“The moment you accept your own death, something in you changes.”* Words spoken by a Ukrainian refugee slumped on a shelter bed, phone in hand. Resigned. Her words resonate, a reminder of my mother’s decline.
Mom has changed. She says very little, sleeps a lot. No more raging temper tantrums over how much butter there is on the toast. Little things matter little, big things less. Nothing big like Russian planes threaten Mom. Nothing external. Nothing like this Ukrainian woman faces. And yet she is upended. Shuttling from hospital to rehab, death has crept inside my mother, weighing her down.
* From The Economist April 30, 2022 “The Wreckage Within.”
The last time we met you was before Zoom was the go-to way to say “Hello.” A long time ago, but we remember.
Your three year old was a baby. She’s distant, no interest in meeting strangers. As long as you hold my phone for her, she likes the photo of the lizard camouflaged in the dirt.
“The ground is moving.” Enough to entice a child to get acquainted. It’s a tuft of dried grass, to be precise. A nose pushes up, sniffing the air, reluctant, the way we were when we took the risk to picnic in the park.
Priest asks Jester to amuse him. In an elaborate ruse, Jester collects 300 roubles from Priest’s wife to buy 1200 pounds of fish. No fish. Priest doesn’t much like that trick. He can’t catch Jester, so he’s out the money.
Jester tricks Merchant by substituting a goat for himself. He tricks seven greedy jesters three times. The change ups are funny, as is staying one step ahead of a powerful adversary who’s not up to speed.
Abused by the jesters, Jester lures them into sacks to drown in the lake. An early grave to those who can’t outsmart a comedian.
From The Jester in Russian Fairy Tales by Aleksandr Afanas’ev
They flew in shield shape, banking together. Not a bird was out of formation. The fluid group landed in a mulberry where they plucked juicy fruit, bringing the tree to life with their acrobatics and mid-air high jinx.
Such handsome fellows, masked like robbers, with subtle rusty red and muted yellow highlights on their mourning dove grey cigar bodies.
My camera disrupts them, but not before I have a picture. A silent order travels through the troupe, wings flutter together, they move with one mind. They will be back; they have no choice. It’s how they earn a living.
Lottie perched at table, beheld a patterned pysansky preserved in waxed glory. ”Exquisite egg.”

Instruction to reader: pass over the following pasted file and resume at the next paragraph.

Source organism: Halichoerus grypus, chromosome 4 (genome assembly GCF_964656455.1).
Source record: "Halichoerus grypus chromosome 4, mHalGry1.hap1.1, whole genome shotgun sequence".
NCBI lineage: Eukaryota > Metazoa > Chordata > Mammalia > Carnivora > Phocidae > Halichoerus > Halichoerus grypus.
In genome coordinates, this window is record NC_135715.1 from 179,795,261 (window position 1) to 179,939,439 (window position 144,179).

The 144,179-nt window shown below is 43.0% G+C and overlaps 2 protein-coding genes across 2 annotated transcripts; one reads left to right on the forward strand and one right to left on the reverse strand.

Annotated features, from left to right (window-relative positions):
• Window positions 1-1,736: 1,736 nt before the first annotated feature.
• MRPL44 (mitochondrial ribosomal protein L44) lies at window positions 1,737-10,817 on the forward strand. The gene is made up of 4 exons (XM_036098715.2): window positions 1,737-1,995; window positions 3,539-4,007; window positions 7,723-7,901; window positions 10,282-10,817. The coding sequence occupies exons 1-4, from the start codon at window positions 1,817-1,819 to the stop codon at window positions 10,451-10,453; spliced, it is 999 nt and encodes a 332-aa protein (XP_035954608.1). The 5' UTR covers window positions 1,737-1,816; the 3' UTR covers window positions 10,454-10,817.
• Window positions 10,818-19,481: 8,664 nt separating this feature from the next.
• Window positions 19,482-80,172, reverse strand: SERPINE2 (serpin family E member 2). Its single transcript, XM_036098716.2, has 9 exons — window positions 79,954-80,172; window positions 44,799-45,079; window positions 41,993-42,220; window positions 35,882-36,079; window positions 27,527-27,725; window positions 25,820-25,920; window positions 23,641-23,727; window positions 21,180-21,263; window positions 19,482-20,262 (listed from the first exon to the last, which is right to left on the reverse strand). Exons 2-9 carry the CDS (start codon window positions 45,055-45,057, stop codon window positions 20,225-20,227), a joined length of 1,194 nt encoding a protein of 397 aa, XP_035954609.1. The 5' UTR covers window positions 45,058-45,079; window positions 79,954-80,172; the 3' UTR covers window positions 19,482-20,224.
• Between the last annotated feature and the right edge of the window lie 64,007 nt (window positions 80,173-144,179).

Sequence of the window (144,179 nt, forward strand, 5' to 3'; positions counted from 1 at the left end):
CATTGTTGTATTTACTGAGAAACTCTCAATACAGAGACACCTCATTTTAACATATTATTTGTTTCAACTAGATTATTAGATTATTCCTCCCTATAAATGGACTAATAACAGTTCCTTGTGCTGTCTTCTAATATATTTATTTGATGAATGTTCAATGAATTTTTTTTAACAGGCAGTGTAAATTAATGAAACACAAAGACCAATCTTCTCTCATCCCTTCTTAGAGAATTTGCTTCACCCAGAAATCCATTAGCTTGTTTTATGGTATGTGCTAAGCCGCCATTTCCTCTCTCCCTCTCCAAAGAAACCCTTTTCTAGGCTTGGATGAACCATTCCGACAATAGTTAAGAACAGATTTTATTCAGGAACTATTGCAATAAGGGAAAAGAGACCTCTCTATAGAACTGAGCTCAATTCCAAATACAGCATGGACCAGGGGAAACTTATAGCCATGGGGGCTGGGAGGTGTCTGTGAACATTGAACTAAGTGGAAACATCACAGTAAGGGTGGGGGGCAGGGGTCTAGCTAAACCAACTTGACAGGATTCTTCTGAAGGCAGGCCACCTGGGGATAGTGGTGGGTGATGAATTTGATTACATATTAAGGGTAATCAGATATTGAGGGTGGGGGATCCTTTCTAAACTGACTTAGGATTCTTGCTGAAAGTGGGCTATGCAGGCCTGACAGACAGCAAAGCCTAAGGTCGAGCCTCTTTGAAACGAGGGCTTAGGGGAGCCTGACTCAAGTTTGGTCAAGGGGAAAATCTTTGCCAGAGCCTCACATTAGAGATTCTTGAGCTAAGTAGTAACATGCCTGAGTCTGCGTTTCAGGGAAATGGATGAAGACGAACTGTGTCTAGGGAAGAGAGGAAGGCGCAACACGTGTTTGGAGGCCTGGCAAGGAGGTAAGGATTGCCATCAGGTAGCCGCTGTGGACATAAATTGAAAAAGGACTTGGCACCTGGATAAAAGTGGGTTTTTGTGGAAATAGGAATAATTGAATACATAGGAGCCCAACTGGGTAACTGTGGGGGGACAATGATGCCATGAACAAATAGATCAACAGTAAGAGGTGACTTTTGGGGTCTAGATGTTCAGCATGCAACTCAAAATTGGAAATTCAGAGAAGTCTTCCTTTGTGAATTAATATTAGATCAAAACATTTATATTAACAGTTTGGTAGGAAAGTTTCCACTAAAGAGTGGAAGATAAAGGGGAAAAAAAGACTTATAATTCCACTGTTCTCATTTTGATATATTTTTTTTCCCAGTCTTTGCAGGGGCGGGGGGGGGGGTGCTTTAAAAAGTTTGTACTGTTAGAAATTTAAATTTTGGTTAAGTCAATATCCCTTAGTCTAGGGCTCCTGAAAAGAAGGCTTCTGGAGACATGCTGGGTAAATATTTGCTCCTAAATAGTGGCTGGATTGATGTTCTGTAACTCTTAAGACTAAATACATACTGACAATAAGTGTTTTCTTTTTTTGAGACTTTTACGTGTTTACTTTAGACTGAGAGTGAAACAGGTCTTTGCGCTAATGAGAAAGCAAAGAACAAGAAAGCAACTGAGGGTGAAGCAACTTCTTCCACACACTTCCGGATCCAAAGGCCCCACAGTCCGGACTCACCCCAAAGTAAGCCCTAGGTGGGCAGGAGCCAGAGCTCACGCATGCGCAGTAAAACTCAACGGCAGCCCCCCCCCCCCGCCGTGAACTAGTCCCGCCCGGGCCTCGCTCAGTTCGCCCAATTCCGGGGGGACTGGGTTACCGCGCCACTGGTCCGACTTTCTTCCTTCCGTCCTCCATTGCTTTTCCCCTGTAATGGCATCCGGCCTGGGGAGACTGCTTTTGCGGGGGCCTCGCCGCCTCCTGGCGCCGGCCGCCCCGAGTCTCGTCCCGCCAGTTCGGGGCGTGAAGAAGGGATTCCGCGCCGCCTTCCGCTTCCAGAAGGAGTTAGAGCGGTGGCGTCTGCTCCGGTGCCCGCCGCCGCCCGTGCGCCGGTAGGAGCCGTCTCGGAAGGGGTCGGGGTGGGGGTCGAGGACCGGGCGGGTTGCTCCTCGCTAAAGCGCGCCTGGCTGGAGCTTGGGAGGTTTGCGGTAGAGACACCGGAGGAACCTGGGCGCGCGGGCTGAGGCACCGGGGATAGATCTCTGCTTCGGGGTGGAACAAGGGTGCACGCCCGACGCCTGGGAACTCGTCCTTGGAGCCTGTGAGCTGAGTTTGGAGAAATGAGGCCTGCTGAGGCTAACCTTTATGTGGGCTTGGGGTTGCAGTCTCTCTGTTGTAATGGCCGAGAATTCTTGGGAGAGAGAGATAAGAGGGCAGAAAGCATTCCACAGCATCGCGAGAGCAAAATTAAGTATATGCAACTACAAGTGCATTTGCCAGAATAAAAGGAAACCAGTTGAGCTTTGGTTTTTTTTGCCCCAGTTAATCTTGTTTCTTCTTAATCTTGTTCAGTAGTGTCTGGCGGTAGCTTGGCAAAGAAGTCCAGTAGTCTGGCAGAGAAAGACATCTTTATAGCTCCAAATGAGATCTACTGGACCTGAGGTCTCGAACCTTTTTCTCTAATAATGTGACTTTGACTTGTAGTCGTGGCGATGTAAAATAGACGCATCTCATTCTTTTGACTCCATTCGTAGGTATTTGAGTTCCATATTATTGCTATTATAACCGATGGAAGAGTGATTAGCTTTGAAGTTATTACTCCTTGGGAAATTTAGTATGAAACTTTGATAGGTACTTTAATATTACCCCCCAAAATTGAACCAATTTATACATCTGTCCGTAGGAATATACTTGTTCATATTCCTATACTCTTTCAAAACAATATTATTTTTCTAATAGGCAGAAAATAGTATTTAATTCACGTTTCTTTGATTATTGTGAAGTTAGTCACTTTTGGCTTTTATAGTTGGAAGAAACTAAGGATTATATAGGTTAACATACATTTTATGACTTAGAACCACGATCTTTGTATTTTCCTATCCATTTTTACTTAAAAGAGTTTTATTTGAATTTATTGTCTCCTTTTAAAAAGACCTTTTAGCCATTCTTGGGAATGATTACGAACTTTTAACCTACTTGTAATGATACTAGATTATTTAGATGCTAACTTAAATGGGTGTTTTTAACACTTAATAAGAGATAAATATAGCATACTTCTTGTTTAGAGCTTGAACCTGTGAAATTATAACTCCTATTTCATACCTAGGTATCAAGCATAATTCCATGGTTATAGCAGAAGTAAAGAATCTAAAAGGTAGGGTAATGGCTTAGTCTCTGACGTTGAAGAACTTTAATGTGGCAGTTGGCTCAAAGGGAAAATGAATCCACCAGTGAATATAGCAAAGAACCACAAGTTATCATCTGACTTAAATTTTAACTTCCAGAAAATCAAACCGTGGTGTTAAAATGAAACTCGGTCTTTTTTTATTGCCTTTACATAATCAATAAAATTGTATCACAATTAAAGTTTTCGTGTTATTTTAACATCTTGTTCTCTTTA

Nina sipped tea. “Family heirloom.”
“European,” Lottie asked.
“A tale from Ukraine goes with it. A girl found hundreds of golden birds stiff with cold, helped a few, and found homes for the rest. ”
“How kind.” Would that there were more kindness.
“In spring, the villagers who’d fostered them released the birds who Easter next flew to each house. This egg and hundreds of others appeared on doorsteps throughout the village, a thanks from the grateful birds.”
The dates to celebrate spring are close this year, within a month, and yet some religions seem far apart. They fight each other. They fight among themselves. “They are young,” Eostre said, “or maybe a bit territorial, those men.”
This ancient goddess brought them all together: old and new religions, female and male deities. The witches stirred a brew of love, the opposite of hate. They loaded it into clouds that rained tears on the land that had dried to dust. Cracked seeds opened into bulbs that bloomed lilies, all kinds, fields full. The perfume of peace filled the air.
There’s a bunny peeking from alyssum and rosemary where a rufous sided towhee, dressed in orange tails with black trim, dined last week. Earlier in the month, a flock of pale looking robins plucked hard blue berries from the ivy on our wooden fence. They ate what was left after cedar waxwings migrated through in February.
A cuckoo wasp, a white-lined hummingbird moth, butterflies, and two kinds of lizards populate a native meadow that grows where our thirsty grass withered away during past droughts. We leave culled weeds to compost and pruned branches to shelter wildlife. The yard has become a preserve.
Baba Yaga, foolish old woman, rattler of chicken bones magicked from soup. Her elder son nurses historic delusions. In the younger one, hope persists. Hers is tough love at best. Battles rage. Forgotten, the soup gets cold.
Baba Yaga makes a cake with pears, no mushrooms. She absorbs the stove into herself, casting a spell on the forest. Her heart, a net to catch the half-cracked madness. The cake, an irresistible odor summoning the children to the table in Baba Yaga’s stilt perched house. As they eat, she turns the house upside down, shaking up what had seemed inevitable.
A bomb exploded. The bean stalk shook. A clear violation of fairy tale neutrality. Reaching a hand through the palace window and grabbing a Russian MIG, the giant nearly ate the pilot, but there was no salt.
The poor man shivered.
The giantess finished an aleph in her sampler. “Young idiot, you could have hit the Golden Goose.”
“That’s a fairy tale,” said the pilot.
“Poor deluded man. Hermie, call that nice rabbi in Moscow. We need a golem.”
A light broke in the pilot’s face. “Because first we came for the Ukrainians?”
A formerly satisfied customer, your instant meals have saved my bacon when work emergencies and toddler meltdowns prevented me from putting a nutritious dinner on the toadstool. Unfortunately, last night’s Cricket Stroganoff seems more potion than stew. This morning I woke up with a warlock.
Lest you think my husband left me, I would submit that the warlock has warts. The pattern fits my husband’s down to the T on his back. Our favorite. In addition to a refund, please send an antidote to restore the love of my life to himself and me.